Did you know there is a force of well over one hundred thousand armed and armored uniformed individuals in America? What if I told you that most of them could NOT qualify for police work or service in the United States military.
They make barely over the minimum wage and are expected to work 50+ hours a week, every single week. Vacation and sick days often punished—sadly, not uncommon amongst lower-wage earning work.
The work is laborious. Hauling hundreds and hundreds of bricks of copper and nickel, weighing between 10 and 25 pounds each, and just as many bags, weighing double. Thousands of pounds, carried by hand and hauled by coal sack and cart with one hand, for 5-10 miles a day, up and down stairs and inclines, in and out of heavy foot traffic areas, all while wearing hot, heavy Kevlar. Every single week.
An armored courier—the likes of which you’d meet working at Brinks, Dunbar, Guarda, Loomis, or any of the innumerable smaller-scale independent companies—can be responsible for ludicrous loads of liability. (That’s industry vernacular for anything that a courier takes into his or her custody. Typically paper and coin currency, but occasionally gold, jewelry, bonds, and the like.) Oftentimes at greater value than what one can find on hand at a bank or nearly any store.
Responsibility for value of that magnitude makes the armor and armament mandatory. When you have so much on the line, the potential for danger in the line of work is both obvious and legitimate.
With that in mind, you would think that each of these companies would make sure that their employees are well-trained to use the equipment at hand to defend themselves in the event of a robbery.
Public safety is no place for a company to be “seeking a self-starter”
Now before I carry on with blowing the whistle on an industry that will not take kindly to it, please know that this is all only based on firsthand experience. I was employed by one of these companies for nearly a decade. I loved almost every minute of the job, and maintain contact with a number of my old partners and coworkers. In doing this work, I got to meet employees from all the companies listed and was able to compare notes.
The only training allocated was an initial firearm safety course—squeezed in with training on truck condition reports, inventory manifests, and so much more—and “qualifying” with your sidearm annually (that's right, once a year).
That yearly test of proficiency is determined with 50 rounds of ammunition and you can pass by being mostly pie-pan accurate on a motionless target at less than 10 meters.
Hauling thousands to even millions of dollars around in public while armed, and courier companies only provide a bare minimum of firearm and defensive training.
One branch would cover a single box of ammunition to practice with a month, but that was not the norm. Another would sponsor one box and range time, but only if you could get your route finished in time to jump in your personal vehicle and drive two hours to practice, and only one Friday per month. Making it almost impossible to train.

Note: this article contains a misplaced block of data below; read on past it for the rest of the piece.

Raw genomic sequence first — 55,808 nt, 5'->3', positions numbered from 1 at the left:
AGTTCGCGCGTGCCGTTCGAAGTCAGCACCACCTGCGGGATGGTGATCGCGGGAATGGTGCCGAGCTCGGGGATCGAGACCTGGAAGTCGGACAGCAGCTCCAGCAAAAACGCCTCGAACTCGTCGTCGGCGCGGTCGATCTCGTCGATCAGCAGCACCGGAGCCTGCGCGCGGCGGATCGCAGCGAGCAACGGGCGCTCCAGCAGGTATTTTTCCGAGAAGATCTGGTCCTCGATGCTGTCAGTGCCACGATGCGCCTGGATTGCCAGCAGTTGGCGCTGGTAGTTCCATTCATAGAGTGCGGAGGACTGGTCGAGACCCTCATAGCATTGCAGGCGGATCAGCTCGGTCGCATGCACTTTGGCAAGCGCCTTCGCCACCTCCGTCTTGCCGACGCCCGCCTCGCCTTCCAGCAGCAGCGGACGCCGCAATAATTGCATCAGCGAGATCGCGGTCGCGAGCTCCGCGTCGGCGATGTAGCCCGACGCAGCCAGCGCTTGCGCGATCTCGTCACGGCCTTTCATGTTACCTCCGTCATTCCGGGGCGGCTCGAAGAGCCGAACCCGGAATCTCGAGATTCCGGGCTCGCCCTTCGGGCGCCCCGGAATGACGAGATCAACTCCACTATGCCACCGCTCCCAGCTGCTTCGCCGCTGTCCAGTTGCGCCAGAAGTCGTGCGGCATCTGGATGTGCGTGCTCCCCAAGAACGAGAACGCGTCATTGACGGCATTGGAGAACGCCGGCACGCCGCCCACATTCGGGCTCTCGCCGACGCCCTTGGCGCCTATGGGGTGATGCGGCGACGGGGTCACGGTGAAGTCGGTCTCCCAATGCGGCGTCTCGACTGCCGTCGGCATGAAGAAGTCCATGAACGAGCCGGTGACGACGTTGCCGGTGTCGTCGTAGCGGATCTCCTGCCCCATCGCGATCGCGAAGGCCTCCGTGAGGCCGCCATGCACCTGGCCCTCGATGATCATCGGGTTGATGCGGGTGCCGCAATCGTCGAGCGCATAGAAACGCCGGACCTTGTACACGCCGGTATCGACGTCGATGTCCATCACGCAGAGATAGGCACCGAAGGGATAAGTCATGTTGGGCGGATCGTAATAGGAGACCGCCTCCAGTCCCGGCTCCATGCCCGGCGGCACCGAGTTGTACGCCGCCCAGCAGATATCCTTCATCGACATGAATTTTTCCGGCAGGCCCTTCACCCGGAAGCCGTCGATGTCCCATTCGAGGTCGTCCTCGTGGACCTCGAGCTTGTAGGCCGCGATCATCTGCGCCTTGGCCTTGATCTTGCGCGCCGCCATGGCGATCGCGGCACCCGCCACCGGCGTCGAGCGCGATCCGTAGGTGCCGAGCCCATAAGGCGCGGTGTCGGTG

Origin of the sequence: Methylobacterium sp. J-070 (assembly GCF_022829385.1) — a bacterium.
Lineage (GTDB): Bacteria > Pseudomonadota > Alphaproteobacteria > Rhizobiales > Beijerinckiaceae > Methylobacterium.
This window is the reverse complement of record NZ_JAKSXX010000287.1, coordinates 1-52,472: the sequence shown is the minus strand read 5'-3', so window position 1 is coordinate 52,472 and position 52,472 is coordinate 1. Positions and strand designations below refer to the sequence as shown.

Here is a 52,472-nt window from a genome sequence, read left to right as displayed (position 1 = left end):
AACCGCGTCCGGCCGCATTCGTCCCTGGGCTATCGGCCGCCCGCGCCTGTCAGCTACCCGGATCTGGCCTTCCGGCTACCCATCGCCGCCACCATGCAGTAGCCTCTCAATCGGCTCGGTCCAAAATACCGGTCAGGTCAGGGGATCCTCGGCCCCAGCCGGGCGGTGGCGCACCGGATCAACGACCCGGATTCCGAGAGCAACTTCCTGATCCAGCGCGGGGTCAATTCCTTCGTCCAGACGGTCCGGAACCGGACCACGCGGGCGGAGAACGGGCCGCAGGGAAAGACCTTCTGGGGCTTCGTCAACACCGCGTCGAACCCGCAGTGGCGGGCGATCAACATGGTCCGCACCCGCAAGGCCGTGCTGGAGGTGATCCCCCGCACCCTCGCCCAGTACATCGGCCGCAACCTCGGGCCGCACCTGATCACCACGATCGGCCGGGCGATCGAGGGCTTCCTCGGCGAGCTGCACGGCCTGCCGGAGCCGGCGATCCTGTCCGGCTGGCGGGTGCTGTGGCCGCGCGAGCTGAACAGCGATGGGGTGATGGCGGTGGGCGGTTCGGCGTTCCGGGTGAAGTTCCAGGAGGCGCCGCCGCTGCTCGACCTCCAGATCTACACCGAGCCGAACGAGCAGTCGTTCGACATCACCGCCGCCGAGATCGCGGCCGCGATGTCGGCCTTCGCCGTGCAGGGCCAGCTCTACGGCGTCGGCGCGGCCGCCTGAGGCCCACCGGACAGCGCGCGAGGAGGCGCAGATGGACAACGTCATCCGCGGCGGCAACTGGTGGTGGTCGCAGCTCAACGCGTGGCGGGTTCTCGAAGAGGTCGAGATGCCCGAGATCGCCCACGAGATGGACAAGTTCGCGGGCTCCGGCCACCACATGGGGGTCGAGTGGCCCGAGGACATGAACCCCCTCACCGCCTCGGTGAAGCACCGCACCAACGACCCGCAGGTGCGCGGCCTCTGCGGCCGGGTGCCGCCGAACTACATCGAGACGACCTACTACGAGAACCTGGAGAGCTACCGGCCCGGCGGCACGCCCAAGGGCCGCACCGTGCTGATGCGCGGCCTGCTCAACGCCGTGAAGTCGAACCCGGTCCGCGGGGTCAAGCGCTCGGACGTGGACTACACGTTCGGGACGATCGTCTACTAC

Otherwise, the expectation was on the near minimum wage employee to see to their skills upkeep and seek training beyond what the company provided. While I and some like-minded employees did exactly that, it was certainly not an option to some of our family-oriented coworkers and colleagues, nor was it a priority for many of those hired.
When couriers who worked for other companies found out about what was available for training at our branch, they all indicated that we had it better. That meager effort was ahead of the curve for the industry.
No call to action
There are nearly as many armored couriers in the United States as there are active-duty Marines. Every one of them carries a sidearm and near 50 rounds of ammunition. Almost none of them have trained under duress, or fatigued, or with adequate use of cover or with consideration or training on ballistic penetration or the use of force continuum.
These companies provide the amount of training necessary so as to be able to deny responsibility in the event of a shooting. They can point at the bare minimum that they trained their labor pool, and say they did their part. Unfortunately, anyone who knows anything about active shooting knows how insignificant one trip to shoot static paper targets a year actually is.
If they are to carry similar to a peace officer and be in situations that can be just as lethal to themselves and others, shouldn’t an armored courier be trained similarly? Should they not understand when to escalate force and how to perform under stress? Should not the onus of absorbing the cost of training be on the multi-billion dollar international corporations and not their blue collar employees? After all, they are the ones who are improving their profit margins by increasing the danger to the general public.
Like GI Joe Said...
This is a complex issue with much nuance, but the first step is knowledge. The public has a right to know that this industry is putting them at risk by putting untrained shooters on the street en masse, and working them beyond cogency and health. I’ve no evidence of it ever being a public issue save when a courier robs or crashes their own truck, but it’s a recipe that has enough ingredients to make a tragedy.
If they can’t afford to keep their employees adequately trained and the public wellbeing maintained, then they can’t afford to do ethical business.
When an industry does unethical business, Americans deserve to be informed.